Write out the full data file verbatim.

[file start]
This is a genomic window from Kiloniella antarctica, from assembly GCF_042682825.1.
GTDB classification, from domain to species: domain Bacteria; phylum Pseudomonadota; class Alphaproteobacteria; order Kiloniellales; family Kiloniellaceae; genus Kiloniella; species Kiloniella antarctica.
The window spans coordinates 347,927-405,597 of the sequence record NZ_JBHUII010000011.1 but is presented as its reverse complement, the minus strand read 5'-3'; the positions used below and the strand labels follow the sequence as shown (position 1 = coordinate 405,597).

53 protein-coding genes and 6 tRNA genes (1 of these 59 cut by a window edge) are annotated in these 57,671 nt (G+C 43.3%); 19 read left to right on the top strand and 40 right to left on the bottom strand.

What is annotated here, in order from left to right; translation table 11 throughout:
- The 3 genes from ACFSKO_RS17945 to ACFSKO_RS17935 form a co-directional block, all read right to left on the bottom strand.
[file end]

This is a genomic window from Kiloniella antarctica, from assembly GCF_042682825.1.
GTDB classification, from domain to species: domain Bacteria; phylum Pseudomonadota; class Alphaproteobacteria; order Kiloniellales; family Kiloniellaceae; genus Kiloniella; species Kiloniella antarctica.
The window spans coordinates 347,927-405,597 of the sequence record NZ_JBHUII010000011.1 but is presented as its reverse complement, the minus strand read 5'-3'; the positions used below and the strand labels follow the sequence as shown (position 1 = coordinate 405,597).

53 protein-coding genes and 6 tRNA genes (1 of these 59 cut by a window edge) are annotated in these 57,671 nt (G+C 43.3%); 19 read left to right on the top strand and 40 right to left on the bottom strand.

What is annotated here, in order from left to right; translation table 11 throughout:
- The 3 genes from ACFSKO_RS17945 to ACFSKO_RS17935 form a co-directional block, all read right to left on the bottom strand.